Balance sheet represents the snapshot of financial position of business firm at any given point of time. It represents the assets, liabilities and equity of firm on a particular day.
- It indicates the financial position of a business on a particular date or at a point of time
- It shows the various sources from which funds has been raised by business
- It shows the various forms in which money has been employed in business
A Balance sheet always relates to a particular point of time or date and not a period. It is always expressed in monetary value. It is usually prepared on close of the accounting period. It is one of the financial statements of a business.
Structure of Balance Sheet
The Balance Sheet consists of:
- Heading: The heading of balance sheet mentions name of firm and date to which it applies.
The balance sheet of firm can be represented in two forms:
- T Form Balance Sheet: In this form, the balance sheet is divided into two columns. On left side, you will find the liabilities of firm and on right side, you will find the assets of firm. This form of balance sheet looks like English alphabet ‘T’, therefore it is called ‘T’ form Balance Sheet.
- Report Form Balance Sheet: In report form Balance Sheet, the assets and liabilities are shown in vertical manner. The assets are listed first, followed by liabilities and then stakeholder’s equity.
Assets in Balance Sheet
Assets are resources owned by firm which are expected to provide the future benefits to firm. The benefits can be in the form of higher cash inflow or lower cash outflow.
Assets are classified as:
- Non-Current Assets
- Current Assets
Non-Current assets are long lived assets. It comprises of:
- Fixed Assets: The assets which are of permanent in nature and are regularly used for creating goods and services are called Fixed Assets. The total value of assets at their original cost is called Gross Block. The Gross block less accumulated depreciation is called Net Block. The fixed assets consist of:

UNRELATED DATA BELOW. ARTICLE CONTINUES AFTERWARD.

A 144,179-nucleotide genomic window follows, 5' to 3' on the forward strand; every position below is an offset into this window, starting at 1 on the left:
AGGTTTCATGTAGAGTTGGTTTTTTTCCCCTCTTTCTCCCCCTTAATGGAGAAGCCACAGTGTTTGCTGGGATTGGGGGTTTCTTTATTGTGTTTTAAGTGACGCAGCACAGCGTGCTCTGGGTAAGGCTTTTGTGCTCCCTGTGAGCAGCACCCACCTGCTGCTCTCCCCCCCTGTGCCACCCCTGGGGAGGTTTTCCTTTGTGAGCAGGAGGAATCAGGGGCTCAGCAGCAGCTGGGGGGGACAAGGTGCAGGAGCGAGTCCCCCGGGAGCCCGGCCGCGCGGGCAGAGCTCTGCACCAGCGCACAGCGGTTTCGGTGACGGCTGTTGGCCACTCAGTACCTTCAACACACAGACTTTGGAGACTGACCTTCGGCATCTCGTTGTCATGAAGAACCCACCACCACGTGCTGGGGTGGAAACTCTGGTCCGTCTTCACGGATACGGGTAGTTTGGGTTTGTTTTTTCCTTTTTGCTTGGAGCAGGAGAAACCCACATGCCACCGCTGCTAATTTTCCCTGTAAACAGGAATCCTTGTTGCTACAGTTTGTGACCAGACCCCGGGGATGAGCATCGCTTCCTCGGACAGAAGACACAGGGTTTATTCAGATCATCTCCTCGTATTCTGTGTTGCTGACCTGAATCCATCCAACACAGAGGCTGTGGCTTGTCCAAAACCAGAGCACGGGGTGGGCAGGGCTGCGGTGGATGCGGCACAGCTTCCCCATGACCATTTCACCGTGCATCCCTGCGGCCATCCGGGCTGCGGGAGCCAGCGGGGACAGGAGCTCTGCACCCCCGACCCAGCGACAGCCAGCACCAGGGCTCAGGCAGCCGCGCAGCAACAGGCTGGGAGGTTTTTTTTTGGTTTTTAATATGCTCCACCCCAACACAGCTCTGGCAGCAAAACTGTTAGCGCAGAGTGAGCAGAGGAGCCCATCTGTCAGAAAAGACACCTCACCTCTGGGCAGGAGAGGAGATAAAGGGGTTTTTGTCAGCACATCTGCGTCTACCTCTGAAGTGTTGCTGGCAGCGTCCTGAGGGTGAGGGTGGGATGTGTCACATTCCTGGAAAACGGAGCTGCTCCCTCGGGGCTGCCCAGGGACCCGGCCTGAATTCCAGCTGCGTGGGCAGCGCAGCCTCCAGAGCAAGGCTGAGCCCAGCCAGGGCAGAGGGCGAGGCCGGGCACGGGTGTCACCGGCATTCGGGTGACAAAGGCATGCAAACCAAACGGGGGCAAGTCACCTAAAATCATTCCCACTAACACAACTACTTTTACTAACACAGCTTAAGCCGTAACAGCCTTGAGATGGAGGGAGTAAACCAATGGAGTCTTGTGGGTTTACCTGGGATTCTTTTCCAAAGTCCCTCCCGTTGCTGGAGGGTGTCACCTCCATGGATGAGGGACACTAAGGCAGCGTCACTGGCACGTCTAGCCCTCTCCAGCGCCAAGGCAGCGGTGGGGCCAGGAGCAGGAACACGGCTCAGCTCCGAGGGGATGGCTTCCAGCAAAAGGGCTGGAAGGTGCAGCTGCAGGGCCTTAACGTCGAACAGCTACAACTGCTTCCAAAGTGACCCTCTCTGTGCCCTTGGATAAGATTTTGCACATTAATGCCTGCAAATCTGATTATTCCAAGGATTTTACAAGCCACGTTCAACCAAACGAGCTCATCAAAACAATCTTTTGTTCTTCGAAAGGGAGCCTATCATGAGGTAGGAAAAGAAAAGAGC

- Tangible fixed assets: It consists of land, building, plant, machinery, furniture & fixtures. These are tangible and long-lived assets owned by firm. These are reported in balance sheet at net book value i.e. Gross book value – depreciation (accumulated)
- Intangible fixed assets: These assets do not have physical dimension. These items cannot be touched. These assets add value to the firm. It consists of patents, copyright, trademark and goodwill. These are reported in balance sheet at net book value i.e. Gross value – amortisation (accumulated)
- Capital work-in-progress: The cost incurred on fixed asset which is still under-construction stage is called capital work-in-progress. For example, cost incurred on constructing a building, major repairs to a building, or an equipment installation etc.
- Long term investments: It consists of financial securities like equity shares, preference shares, debentures of other companies. It represents the money invested by firm in long term securities for profits.
- Deferred tax assets
- Long term loans and advances: It consists of loans and advances to subsidiaries, associate companies, employees for period of more than one year.
- Other non-current assets
It consists of all assets which are held in form of cash or are likely to be converted into cash in near future or in operating cycle of business. The operating cycle is the time period taken to convert cash into inventory and selling inventory, converting receivables to cash. An asset is said to be current asset if: